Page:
Melody Keller, ND (‘10), treats fatigue and chronic conditions in eastern Montana.
Plenty of naturopathic doctors enjoy time outdoors, but very few know how to rope cattle. Melody Keller, ND (‘10), (holding a calf above) helps rancher friends with branding in eastern Montana, a sparsely populated cattle-farming region. The area is also home to the Bakken oil boom, which has brought a flood of workers, wealth, and health concerns.
After graduating from Bastyr University’s Doctor of Naturopathic Medicine program, Dr. Keller established Radiant Natural Health, where’s she focuses on treating fatigue and other chronic conditions. Dr. Keller spoke to us about building her practice and balancing a career and parenting.
Eastern Montana isn’t most common place for an ND practice. What’s it like practicing there?
It’s busy. Sidney, the town I live in, has 5,000 or 6,000 people, and it took me about a year-and-a-half to find office space because demand is so high. I actually rent clinic space in Fairview from the local hospital. We’re about 30 miles from the center of the oil boom.
There’s a lot of heavy truck traffic going by my clinic in Fairview. It’s a challenge because some people don’t want to deal with the truck traffic. On the other hand, there’s plenty of demand. I’m the only naturopathic doctor for about 250 miles in any direction. The key is getting the word out that I'm here.
What kinds of patients do you see? What kinds of conditions?
I work a lot with women, both older and younger. I specialize in hormone issues and fatigue. While treatment for fatigue would benefit a lot of the oil field workers, I haven’t seen very many of them. Mainly because men are generally still not big health care consumers. Most of the men I see are the husbands or the sons of other patients. The schedules they work also make it difficult to fit in a doctor visit.
How do you approach fatigue treatment?
It’s a primary complaint for a lot of patients. That led me to get additional training on adrenal fatigue such as the use of hormone precursors, vitamins, minerals and herbs. I do some IV (intravenous) therapy, but mostly its oral supplements. That work has largely grown by word of mouth.
I’m starting to get more patients with rheumatoid arthritis, which has piqued my interest in learning more about the best ways to treat that. Treating fatigue and pain and chronic diseases is the direction I am headed in practice right now.
How do people in eastern Montana respond to the idea of naturopathic medicine?
I tell them my training is roughly equivalent to a medical doctor’s, but with a different philosophical perspective. That’s what a lot of people are looking for. It hasn't been too hard to explain. Some folks walk over from the clinic next door and just want to know what I’m doing because they’ve never heard of it before. I’m still developing my “elevator speech.”
How did you find your way to naturopathic medicine?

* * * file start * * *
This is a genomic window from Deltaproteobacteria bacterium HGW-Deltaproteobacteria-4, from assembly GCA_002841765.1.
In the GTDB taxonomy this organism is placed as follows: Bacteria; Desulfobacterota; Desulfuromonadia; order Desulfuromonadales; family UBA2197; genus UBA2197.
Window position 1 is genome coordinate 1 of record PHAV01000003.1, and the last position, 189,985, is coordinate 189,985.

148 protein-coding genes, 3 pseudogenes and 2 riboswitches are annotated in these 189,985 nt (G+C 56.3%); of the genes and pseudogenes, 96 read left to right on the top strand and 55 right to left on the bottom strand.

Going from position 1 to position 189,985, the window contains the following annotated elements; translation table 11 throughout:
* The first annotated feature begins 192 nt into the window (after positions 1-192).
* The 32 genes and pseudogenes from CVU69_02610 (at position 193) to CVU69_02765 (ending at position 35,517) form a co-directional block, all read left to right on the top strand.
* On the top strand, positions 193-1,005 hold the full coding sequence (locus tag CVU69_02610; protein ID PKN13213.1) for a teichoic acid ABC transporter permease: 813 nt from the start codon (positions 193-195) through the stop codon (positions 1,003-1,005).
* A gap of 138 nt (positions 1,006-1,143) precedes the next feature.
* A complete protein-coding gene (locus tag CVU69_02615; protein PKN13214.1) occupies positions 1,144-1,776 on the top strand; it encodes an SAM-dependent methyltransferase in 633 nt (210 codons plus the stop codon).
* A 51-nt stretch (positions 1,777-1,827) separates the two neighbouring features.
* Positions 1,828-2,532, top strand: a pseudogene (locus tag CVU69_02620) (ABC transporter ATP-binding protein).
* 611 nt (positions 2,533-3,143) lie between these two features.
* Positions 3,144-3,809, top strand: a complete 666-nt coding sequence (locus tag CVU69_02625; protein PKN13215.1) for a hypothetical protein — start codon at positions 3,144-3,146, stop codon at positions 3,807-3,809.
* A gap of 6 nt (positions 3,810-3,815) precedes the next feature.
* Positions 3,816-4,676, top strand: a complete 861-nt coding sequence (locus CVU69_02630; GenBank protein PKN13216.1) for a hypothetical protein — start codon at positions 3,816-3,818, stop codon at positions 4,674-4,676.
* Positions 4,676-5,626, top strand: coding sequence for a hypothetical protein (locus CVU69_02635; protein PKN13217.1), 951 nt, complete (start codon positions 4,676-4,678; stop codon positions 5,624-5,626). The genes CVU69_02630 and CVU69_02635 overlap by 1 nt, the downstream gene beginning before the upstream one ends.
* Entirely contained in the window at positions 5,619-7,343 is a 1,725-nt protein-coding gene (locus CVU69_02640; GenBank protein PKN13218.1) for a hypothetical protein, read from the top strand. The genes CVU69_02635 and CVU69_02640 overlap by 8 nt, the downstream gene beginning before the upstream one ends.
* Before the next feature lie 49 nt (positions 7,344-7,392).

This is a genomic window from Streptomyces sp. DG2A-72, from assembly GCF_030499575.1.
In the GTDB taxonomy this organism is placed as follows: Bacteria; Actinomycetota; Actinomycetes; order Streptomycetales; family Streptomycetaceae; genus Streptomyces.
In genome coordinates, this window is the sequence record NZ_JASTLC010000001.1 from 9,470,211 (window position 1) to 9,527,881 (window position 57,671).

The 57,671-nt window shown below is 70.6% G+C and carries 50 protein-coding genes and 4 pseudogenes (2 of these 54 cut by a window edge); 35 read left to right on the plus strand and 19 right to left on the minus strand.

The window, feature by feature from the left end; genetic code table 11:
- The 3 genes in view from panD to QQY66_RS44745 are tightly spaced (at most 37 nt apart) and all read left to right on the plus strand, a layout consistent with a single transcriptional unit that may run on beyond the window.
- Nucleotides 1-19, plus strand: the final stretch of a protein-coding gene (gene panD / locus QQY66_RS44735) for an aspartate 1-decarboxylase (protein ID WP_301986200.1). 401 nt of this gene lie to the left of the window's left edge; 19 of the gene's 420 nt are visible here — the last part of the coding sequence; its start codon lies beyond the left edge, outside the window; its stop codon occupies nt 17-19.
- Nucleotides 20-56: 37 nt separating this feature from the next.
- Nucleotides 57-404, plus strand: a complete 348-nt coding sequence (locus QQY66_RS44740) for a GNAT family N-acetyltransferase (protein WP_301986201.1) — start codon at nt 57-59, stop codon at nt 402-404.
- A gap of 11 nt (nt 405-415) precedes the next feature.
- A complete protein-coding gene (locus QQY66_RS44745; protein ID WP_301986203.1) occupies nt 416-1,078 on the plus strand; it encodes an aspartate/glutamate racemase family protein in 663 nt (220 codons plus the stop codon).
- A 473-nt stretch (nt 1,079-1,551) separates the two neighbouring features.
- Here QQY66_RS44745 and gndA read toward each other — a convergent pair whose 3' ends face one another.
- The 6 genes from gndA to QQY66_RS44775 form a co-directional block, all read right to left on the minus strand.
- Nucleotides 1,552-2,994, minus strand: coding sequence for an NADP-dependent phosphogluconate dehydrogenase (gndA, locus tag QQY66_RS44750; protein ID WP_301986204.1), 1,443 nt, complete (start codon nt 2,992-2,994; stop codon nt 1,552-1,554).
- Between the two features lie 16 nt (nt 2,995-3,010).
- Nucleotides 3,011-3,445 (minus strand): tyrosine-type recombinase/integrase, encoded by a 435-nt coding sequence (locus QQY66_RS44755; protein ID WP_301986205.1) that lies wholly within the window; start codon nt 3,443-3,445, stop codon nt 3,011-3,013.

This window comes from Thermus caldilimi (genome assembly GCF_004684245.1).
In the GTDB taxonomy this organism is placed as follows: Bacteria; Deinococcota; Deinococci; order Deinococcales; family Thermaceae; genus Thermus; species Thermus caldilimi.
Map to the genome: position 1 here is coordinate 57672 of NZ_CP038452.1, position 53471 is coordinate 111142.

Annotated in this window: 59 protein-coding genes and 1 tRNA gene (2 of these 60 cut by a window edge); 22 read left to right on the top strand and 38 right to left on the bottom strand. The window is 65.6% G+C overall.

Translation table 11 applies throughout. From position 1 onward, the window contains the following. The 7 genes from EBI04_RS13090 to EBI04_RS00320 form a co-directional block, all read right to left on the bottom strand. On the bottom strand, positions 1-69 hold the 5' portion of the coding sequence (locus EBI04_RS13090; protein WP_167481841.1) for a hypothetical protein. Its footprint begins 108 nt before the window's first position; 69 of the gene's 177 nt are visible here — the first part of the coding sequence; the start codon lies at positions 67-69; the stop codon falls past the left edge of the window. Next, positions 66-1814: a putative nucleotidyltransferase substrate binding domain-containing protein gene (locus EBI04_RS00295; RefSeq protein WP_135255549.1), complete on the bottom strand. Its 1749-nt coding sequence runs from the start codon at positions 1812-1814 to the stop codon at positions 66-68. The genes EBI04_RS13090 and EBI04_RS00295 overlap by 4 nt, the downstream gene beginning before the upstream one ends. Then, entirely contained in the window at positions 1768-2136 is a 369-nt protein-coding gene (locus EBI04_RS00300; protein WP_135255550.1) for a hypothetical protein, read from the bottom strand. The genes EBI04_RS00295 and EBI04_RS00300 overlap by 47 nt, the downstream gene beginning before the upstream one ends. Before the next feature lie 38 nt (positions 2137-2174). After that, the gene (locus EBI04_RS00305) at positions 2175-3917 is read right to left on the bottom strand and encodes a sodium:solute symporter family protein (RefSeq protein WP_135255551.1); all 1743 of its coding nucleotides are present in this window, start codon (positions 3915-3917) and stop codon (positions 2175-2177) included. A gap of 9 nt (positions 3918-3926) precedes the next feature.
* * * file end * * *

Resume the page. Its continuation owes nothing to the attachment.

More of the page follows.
I’ve always had an interest in natural health, and I was about 14 when my mom told me, “There’s a school that teaches natural medicine.” Once I knew you could get a degree in it, I was pretty sure about it. I started going to some of Bastyr’s prospective student events while I was still in high school, and I had this plan from the get-go.
What was your time at Bastyr like?
I loved it, challenges and all. I had wonderful classmates and some really excellent professors who taught me a lot. It was demanding but very rewarding. I had some personally stressful life events happen while I was in school, but the friends I made at school there helped me through it. The Bastyr Christian Fellowship introduced me to many of my friends, and we still keep in touch to some degree.
Having such a rigorous program also demanded much of my attention. It was good to have that to focus on. That said, I am glad to be done with Gross Anatomy Lab! It is a great class but it is difficult. The first year is probably the hardest, but I made it through. Lately I’m going back and reviewing some of the muscle attachments from gross lab, so it’s definitely relevant in practice.
What are your plans for the future?
To keep growing. I’d like to keep learning more about treating chronic diseases. I’d also like to get more training in IV therapies and do more Nature Cure/hydrotherapy work as well, starting with offering constitutional hydrotherapy, as soon as I can get the equipment.
The practice has been growing through word of mouth, but I haven’t had enough time to focus on some of the practice-building things in marketing. That’s in the works. I’ve hired an assistant, which will help. So far it has been the best decision ever — I highly recommend hiring someone as soon as you can.
I’d also like to offer preceptorships and set up an internship program to hire naturopathic graduates who are interested in working in a small-town practice. It’s a different kind of place than a city practice. Montana is great with its licensing laws, so we have a lot of freedom here.
What are you learning about yourself through your practice?
I’m learning I can’t do everything. Between being a mom and being a doctor, I’m learning to try and find a balance. I’m learning to plan ahead but also to not get too far ahead of myself that I stress myself out. It’s a day-by-day process to fit things in and to make sure it’s all working.